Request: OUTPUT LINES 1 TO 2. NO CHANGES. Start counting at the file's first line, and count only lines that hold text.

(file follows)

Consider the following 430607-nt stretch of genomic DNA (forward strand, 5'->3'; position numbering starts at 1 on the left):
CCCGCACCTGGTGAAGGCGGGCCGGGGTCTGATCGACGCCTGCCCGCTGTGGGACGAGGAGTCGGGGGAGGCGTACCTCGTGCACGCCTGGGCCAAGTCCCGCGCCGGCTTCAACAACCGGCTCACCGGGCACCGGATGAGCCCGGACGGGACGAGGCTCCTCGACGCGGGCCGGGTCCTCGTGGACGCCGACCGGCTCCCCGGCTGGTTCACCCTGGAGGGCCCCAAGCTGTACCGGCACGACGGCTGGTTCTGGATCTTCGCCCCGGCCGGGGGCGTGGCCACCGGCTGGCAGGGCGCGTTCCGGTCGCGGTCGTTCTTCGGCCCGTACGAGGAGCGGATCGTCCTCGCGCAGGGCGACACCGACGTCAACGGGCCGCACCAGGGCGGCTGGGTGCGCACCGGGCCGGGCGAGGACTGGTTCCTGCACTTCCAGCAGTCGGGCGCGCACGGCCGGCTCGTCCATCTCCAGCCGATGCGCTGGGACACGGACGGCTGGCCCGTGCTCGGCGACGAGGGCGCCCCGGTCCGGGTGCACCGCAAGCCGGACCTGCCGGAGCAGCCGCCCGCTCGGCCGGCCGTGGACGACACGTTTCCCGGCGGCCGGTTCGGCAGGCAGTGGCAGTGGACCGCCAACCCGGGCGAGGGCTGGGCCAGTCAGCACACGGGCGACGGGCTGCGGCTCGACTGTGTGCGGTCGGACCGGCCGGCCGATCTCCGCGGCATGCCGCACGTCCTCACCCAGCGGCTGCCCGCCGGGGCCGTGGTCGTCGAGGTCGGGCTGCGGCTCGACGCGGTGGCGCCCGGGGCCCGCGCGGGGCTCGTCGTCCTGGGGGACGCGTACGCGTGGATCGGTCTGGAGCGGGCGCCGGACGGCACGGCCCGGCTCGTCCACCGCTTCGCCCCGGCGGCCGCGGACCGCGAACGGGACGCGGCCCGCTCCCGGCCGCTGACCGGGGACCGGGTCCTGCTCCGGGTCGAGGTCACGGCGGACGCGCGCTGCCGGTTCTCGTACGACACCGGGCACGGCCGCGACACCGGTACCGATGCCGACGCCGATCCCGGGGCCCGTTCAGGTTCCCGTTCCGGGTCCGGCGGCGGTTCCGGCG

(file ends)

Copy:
Consider the following 430607-nt stretch of genomic DNA (forward strand, 5'->3'; position numbering starts at 1 on the left):
CCCGCACCTGGTGAAGGCGGGCCGGGGTCTGATCGACGCCTGCCCGCTGTGGGACGAGGAGTCGGGGGAGGCGTACCTCGTGCACGCCTGGGCCAAGTCCCGCGCCGGCTTCAACAACCGGCTCACCGGGCACCGGATGAGCCCGGACGGGACGAGGCTCCTCGACGCGGGCCGGGTCCTCGTGGACGCCGACCGGCTCCCCGGCTGGTTCACCCTGGAGGGCCCCAAGCTGTACCGGCACGACGGCTGGTTCTGGATCTTCGCCCCGGCCGGGGGCGTGGCCACCGGCTGGCAGGGCGCGTTCCGGTCGCGGTCGTTCTTCGGCCCGTACGAGGAGCGGATCGTCCTCGCGCAGGGCGACACCGACGTCAACGGGCCGCACCAGGGCGGCTGGGTGCGCACCGGGCCGGGCGAGGACTGGTTCCTGCACTTCCAGCAGTCGGGCGCGCACGGCCGGCTCGTCCATCTCCAGCCGATGCGCTGGGACACGGACGGCTGGCCCGTGCTCGGCGACGAGGGCGCCCCGGTCCGGGTGCACCGCAAGCCGGACCTGCCGGAGCAGCCGCCCGCTCGGCCGGCCGTGGACGACACGTTTCCCGGCGGCCGGTTCGGCAGGCAGTGGCAGTGGACCGCCAACCCGGGCGAGGGCTGGGCCAGTCAGCACACGGGCGACGGGCTGCGGCTCGACTGTGTGCGGTCGGACCGGCCGGCCGATCTCCGCGGCATGCCGCACGTCCTCACCCAGCGGCTGCCCGCCGGGGCCGTGGTCGTCGAGGTCGGGCTGCGGCTCGACGCGGTGGCGCCCGGGGCCCGCGCGGGGCTCGTCGTCCTGGGGGACGCGTACGCGTGGATCGGTCTGGAGCGGGCGCCGGACGGCACGGCCCGGCTCGTCCACCGCTTCGCCCCGGCGGCCGCGGACCGCGAACGGGACGCGGCCCGCTCCCGGCCGCTGACCGGGGACCGGGTCCTGCTCCGGGTCGAGGTCACGGCGGACGCGCGCTGCCGGTTCTCGTACGACACCGGGCACGGCCGCGACACCGGTACCGATGCCGACGCCGATCCCGGGGCCCGTTCAGGTTCCCGTTCCGGGTCCGGCGGCGGTTCCGGCG